The number of California’s confirmed coronavirus cases surpassed 900,000 on Saturday, with total related deaths topping more than 17,300, public health officials reported.
Across the state’s 58 counties, Los Angeles County remains by far the hardest hit, with nearly 300,000 cases and 6,989 deaths. On Saturday, the L.A. County Department of Public Health confirmed 2,173 new cases and 17 new deaths.
“As we move closer to the tragic milestone of 7,000 deaths in L.A. County and are seeing an increase in cases, please remember the choices we each make every day have a significant impact on whether we slow the spread of the virus,” public heath director Barbara Ferrer said in a press release. “The virus doesn’t take a break for parties or celebrations.”
Of the 17 new deaths reported in L.A. County, the department said 16 were over the age of 50 and most had underlying health conditions. The one under-50 fatality also had underlying health problems, the department said. The department said 29% of the 770 people now hospitalized with COVID-19 are being treated in intensive care units.
Statewide, the total number of confirmed cases reached 901,152 on Saturday, with a total of 17,323 related deaths, according to state health officials. But the number of new cases statewide has plateaued and remains near levels seen in the spring, officials said.
The novel virus is considered widespread in 12 counties that together comprise 42% of California’s population. Other hard-hit counties include: Riverside, with 65,757 cases and 1,279 deaths; San Bernardino with 62,353 cases and more than 1,000 deaths; Orange with 58,326 cases and 1,444 deaths; San Diego with nearly 54,000 cases and 867 deaths; Kern with nearly 34,000 cases and 416 deaths; Fresno with 30,590 case and 436 deaths; Sacramento with 25,264 cases and 484 deaths.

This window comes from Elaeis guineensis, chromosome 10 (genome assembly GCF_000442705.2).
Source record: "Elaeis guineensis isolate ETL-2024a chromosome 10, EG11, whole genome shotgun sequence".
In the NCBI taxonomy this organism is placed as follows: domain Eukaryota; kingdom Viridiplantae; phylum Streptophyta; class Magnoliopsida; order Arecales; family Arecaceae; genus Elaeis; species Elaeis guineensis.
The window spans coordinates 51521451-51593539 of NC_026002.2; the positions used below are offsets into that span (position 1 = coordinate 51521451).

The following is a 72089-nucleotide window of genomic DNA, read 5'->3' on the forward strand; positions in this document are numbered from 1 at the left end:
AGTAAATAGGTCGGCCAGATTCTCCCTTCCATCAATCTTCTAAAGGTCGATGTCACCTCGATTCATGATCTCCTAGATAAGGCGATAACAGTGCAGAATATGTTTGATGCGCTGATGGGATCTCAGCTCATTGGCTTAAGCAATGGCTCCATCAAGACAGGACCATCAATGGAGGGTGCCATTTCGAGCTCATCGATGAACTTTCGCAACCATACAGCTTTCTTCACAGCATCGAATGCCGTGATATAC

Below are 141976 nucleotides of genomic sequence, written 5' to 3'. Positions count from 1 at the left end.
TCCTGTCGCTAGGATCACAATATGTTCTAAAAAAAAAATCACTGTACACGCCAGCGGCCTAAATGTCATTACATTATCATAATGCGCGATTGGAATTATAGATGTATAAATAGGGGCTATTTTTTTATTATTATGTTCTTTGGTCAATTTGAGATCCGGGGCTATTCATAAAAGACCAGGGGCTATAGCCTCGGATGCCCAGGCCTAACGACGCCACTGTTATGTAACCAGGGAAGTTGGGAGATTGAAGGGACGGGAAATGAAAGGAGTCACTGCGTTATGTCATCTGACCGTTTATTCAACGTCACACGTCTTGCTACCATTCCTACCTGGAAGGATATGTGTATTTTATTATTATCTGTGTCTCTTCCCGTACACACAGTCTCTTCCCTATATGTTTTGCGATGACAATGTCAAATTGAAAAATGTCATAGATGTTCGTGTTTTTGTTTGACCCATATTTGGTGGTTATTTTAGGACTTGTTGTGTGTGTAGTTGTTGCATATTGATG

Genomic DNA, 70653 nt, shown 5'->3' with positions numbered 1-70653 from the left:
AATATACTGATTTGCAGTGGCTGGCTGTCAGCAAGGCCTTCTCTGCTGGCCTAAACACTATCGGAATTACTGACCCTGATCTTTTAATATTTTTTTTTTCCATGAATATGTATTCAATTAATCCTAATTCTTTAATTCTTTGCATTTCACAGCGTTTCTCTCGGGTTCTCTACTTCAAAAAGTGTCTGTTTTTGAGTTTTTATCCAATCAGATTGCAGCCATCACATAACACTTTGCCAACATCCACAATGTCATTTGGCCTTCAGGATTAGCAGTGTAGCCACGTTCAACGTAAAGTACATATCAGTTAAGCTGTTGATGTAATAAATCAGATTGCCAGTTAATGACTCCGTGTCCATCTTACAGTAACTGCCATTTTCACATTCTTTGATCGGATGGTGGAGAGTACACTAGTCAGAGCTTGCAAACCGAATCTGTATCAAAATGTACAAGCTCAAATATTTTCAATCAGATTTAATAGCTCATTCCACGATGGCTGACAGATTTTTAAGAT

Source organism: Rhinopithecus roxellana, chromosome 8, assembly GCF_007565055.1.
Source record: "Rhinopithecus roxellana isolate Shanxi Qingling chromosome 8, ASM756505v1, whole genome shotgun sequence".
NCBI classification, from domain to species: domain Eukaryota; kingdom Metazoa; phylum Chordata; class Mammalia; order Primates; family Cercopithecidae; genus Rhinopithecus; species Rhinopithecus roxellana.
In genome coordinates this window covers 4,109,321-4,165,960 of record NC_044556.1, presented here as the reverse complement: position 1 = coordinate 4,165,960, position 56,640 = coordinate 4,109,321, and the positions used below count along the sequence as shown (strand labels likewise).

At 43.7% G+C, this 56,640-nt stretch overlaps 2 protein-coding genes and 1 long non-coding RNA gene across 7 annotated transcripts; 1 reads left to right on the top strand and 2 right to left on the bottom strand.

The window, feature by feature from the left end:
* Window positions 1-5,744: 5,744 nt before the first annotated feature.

In the spring and summer, the state saw a surge in cases following Gov. Gavin Newsom’s decision to rapidly lift shutdown restrictions, prompting another shutdown. In late August, the governor introduced what he called “more stubborn” reopening rules, with a data-based four-tier system — Tier 1 indicated widespread transmission, while Tier 4 meant minimal transmission. The plan hinged on counties demonstrating success in slowing the virus before business and group activities were allowed to resume.
Health experts have credited the tiered system with allowing California to open some segments of its economy without experiencing a spike in deaths comparable to that seen earlier this year. California has managed to avoid what health officials call a nationwide “third wave” of infections, but they worry about the temptations of social gatherings amid the approach of Halloween and Thanksgiving.
The nationwide death toll of COVID-19 is now more than 223,000, according to the Centers for Disease Control and Prevention. It has claimed the most lives in New York state, which has seen more than 33,000 fatal infections.
This story originally appeared in Los Angeles Times.